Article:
By: Ruby Quintero-Walton and Maggie Vanoni
UO AWSM hosted Soccer Night on Feb. 6. We were fortunate to host Therese Bottomly (Oregon soccer alum and Editor and Vice President of Content at The Oregonian), Kat Mertz (Oregon soccer head coach) and Kayla Knapp (Content and Strategy for the Portland Timbers and Thorns). Through the experiences of each woman, we learned about how media coverage of women’s soccer has changed throughout the years and this has impacted teams, players, coaches and the journalists who cover the sport. Here are our five takeaways:
1. There are non-controllable barriers that prevent equal representation between men and women sports, specifically with soccer. Kayla and Therese talked about how most team sponsors put most of their time and money into promoting men’s sports. With her role at the Oregonian, Therese mentioned that during times of newsroom shrinkage, publications have to keep their story priorities on the stories they know are going to get the most clicks. And often times, the stories about men sports get more readership.
“We try really hard to do equal amounts of coverage across the board. We‘re always trying to be cognizant of each side. But there are barriers that exist that don’t allow it to happen.” –Kayla Knapp
“When newsrooms shrink, then you have to make choices and decide what’s going to get covered less. You don’t want to cover things that people aren’t going to read. It’s a struggle.” –Therese Bottomly
2.As a reporter, show you care. Kat emphasized that she would like to see more reporters show that they care about the team and its players during coverage. She said, as a coach, she can tell when a reporter is just on assignment and trying to make a deadline vs a reporter who has done their homework and wants to learn.
“Care. Invest. You can tell when the reporter is doing an assignment because they’ve been told they need to cover women’s soccer. You can tell when someone is invested. I think it’s important to be in it. I think investing and showing that you want to know more about it would be helpful.” –Kat Mertz
3. Be confident and always stand up for yourself. Kayla emphasized that even just pretending to be confident, allows one to feel more confident. This goes a long way in how you carry yourself and how others see you, and how they will treat you.
“I’ve never felt more respected [as a woman] at a job [than I do now]. I’ve found that standing up for myself, being confident and being strong goes a long way to get people to take me seriously [in this industry].” –Kayla Knapp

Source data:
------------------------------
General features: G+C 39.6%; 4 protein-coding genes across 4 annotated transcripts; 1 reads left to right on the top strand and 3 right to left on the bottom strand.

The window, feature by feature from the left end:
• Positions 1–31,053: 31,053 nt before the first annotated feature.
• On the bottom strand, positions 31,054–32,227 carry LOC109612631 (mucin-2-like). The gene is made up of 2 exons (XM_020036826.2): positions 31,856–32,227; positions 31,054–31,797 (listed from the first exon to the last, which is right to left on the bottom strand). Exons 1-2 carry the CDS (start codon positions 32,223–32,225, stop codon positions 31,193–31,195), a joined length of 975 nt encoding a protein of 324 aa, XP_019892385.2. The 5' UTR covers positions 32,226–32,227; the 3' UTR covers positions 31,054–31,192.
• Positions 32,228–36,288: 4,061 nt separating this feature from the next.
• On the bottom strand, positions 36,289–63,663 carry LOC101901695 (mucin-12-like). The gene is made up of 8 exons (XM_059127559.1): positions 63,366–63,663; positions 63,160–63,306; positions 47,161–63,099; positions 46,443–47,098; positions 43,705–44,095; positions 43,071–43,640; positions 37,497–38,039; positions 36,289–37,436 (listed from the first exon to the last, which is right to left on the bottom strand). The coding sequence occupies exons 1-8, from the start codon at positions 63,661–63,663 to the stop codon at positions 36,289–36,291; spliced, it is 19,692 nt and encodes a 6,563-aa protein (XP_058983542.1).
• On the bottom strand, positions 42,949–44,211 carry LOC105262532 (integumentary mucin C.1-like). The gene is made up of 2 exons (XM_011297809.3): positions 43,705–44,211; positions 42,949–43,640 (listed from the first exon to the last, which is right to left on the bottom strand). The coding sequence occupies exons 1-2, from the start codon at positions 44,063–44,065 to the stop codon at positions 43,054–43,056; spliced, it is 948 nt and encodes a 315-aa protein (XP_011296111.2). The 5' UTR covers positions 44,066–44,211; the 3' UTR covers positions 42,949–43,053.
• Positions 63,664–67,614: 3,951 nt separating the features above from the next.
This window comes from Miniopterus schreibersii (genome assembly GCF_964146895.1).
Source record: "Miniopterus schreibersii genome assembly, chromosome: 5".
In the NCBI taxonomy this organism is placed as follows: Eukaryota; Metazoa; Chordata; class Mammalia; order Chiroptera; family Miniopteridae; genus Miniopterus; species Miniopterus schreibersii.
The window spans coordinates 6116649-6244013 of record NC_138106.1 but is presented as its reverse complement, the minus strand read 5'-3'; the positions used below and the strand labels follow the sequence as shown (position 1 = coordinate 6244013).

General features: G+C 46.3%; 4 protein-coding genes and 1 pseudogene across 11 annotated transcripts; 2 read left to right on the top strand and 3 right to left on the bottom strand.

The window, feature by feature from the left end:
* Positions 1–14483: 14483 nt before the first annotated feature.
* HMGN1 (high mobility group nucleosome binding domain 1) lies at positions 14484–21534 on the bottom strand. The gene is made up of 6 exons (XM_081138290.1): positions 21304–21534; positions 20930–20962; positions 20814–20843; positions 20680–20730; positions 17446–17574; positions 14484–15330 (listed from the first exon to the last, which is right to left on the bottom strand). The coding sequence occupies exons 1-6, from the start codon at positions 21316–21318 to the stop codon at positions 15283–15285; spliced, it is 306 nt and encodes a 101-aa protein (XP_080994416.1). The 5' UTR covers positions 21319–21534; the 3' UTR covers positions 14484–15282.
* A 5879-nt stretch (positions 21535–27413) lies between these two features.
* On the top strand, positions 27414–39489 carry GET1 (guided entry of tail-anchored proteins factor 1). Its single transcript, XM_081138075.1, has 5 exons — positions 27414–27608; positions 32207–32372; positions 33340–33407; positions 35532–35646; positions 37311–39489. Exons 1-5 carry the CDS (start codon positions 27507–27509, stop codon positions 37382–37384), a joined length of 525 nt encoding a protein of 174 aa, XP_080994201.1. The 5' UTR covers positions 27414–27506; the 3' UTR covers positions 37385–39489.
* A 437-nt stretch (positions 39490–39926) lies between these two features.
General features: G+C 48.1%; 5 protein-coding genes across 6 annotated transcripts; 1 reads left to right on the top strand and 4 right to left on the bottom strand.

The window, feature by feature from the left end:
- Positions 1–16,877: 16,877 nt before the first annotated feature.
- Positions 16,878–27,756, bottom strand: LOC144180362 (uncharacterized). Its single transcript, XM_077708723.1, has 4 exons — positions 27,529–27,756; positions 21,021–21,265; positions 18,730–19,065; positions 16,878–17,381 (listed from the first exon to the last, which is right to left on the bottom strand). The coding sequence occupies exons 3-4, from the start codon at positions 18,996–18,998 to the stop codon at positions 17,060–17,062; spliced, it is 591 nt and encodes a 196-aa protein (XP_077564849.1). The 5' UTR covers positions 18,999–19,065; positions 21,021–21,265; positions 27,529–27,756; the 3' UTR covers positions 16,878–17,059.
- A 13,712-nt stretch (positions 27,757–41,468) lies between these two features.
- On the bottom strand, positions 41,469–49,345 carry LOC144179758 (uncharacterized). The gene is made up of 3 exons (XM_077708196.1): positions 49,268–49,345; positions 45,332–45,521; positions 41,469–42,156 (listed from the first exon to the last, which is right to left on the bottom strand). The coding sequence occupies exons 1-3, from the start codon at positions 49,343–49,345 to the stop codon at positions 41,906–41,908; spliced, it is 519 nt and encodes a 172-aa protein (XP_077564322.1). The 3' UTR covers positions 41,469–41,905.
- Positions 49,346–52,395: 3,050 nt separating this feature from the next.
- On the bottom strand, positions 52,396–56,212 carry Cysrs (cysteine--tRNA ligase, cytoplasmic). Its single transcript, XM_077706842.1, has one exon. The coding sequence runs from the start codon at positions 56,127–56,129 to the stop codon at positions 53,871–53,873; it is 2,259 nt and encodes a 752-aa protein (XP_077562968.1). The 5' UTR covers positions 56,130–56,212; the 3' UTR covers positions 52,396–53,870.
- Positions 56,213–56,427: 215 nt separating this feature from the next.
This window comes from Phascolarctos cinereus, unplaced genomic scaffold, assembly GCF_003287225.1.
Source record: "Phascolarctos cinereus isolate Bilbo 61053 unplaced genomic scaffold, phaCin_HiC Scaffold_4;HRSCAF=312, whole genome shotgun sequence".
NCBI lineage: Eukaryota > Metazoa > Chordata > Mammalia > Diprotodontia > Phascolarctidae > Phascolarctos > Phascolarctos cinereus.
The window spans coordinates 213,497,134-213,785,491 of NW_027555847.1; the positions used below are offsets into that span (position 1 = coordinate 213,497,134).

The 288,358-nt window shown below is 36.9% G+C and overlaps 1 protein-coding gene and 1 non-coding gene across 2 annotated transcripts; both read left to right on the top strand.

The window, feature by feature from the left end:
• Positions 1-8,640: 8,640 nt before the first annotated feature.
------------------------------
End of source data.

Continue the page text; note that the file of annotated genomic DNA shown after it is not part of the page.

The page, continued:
4. Your social media presence is an important part of who you are and how you’ll get a job. Be aware of your posts and your audiences. All three women expressed making sure your social media channels are clean and professional because you never know who can see something. They suggested that if you want to have a platform to express yourself more loosely, to create private accounts and make it clear that it’s not a professional account.
“I have my own personal presence [on social media] and I’ve changed a lot. I can say whatever I want and I’m thankful that my organization is cool with that. But I try to preserve my relationship within the team. I think it’s important to be your authentic self but also [think about my posts when] it comes to my job. I try to be even keel. You pick and choose and be smart about what you’re putting out there, but you still need to be authentic.” –Kayla Knapp
“I think there’s a line of being authentic and understanding what my base is. And I want to be true to who I am. I won’t go off on certain politicians or teams. Nothing is private, and I’ve been more aware about what I post [on social media].” –Kat Mertz
“You do have to change [your social media]. If you’re representing something, you have to look at your social media and look at your bias. What we want them to do is recognize that what they do on social media, that is how the public is going to perceive them.” –Therese Bottomly
5. Journalists have a responsibility to treat men and women equally. We are a team. People are beginning to call journalists on their gender bias and how that affects the public treatment of someone. The way you treat a male you’re interviewing should be the same for a female. This respect is also important in the media workplace as well.